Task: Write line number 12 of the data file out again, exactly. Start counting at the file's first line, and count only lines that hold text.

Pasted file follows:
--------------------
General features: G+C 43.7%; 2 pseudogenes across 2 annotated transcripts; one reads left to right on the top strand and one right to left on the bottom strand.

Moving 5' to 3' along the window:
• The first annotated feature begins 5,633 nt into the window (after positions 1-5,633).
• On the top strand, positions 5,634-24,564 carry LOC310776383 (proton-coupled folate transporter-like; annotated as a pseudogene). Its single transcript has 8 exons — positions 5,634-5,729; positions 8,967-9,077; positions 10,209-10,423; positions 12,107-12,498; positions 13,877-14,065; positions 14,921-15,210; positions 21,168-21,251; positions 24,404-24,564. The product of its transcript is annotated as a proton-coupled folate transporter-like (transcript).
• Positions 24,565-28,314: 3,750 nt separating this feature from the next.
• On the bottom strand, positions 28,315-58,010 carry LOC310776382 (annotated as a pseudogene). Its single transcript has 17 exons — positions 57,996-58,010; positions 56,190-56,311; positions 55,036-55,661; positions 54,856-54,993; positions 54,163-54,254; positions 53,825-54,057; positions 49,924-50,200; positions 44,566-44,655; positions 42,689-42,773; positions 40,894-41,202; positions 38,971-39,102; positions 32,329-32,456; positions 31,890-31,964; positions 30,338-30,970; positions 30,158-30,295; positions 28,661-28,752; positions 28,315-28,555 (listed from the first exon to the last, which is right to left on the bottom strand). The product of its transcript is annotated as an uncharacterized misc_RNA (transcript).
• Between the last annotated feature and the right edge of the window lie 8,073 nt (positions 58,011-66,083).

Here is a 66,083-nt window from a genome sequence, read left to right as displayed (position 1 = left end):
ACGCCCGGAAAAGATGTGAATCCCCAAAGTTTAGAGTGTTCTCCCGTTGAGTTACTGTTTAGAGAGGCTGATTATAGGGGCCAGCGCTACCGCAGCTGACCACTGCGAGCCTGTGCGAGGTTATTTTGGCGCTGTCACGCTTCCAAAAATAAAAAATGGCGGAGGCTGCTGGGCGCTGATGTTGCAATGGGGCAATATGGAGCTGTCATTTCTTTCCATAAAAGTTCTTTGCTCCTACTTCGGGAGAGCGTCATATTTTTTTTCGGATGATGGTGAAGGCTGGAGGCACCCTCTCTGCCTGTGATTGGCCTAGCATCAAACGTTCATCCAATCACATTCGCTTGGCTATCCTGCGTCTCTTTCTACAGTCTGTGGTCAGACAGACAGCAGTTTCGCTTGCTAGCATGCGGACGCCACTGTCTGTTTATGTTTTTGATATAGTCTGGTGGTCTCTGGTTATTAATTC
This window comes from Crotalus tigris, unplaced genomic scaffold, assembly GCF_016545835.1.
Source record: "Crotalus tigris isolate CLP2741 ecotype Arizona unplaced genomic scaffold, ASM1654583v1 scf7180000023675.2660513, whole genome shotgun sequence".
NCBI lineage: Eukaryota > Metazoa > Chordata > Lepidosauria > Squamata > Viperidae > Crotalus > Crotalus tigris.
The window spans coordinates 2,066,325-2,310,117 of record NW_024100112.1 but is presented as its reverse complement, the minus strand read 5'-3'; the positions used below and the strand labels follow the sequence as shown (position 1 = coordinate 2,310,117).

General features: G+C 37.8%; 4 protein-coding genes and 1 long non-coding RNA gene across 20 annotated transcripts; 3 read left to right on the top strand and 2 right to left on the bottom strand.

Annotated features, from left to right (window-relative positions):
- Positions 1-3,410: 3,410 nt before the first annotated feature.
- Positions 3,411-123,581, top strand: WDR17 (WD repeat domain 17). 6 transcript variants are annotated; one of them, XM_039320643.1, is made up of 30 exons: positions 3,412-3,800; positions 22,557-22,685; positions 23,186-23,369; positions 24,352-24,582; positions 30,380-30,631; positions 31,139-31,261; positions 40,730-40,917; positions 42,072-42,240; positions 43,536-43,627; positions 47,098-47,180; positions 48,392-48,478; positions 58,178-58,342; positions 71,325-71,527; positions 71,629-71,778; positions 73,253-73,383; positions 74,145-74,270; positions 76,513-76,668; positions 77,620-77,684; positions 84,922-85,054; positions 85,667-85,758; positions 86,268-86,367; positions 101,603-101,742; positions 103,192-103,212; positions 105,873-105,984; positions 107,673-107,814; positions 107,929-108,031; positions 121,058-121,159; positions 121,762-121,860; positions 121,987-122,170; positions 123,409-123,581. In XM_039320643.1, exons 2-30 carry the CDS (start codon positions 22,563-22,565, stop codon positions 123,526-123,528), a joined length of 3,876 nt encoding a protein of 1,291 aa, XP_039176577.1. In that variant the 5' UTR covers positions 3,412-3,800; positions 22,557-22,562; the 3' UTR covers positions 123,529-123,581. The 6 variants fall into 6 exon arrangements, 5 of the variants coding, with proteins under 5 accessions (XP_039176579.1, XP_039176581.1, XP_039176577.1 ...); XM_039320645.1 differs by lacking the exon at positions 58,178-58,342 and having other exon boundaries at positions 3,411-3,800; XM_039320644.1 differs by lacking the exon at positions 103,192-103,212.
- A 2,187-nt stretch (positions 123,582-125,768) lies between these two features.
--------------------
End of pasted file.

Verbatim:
NCBI lineage: Eukaryota > Metazoa > Chordata > Lepidosauria > Squamata > Viperidae > Crotalus > Crotalus tigris.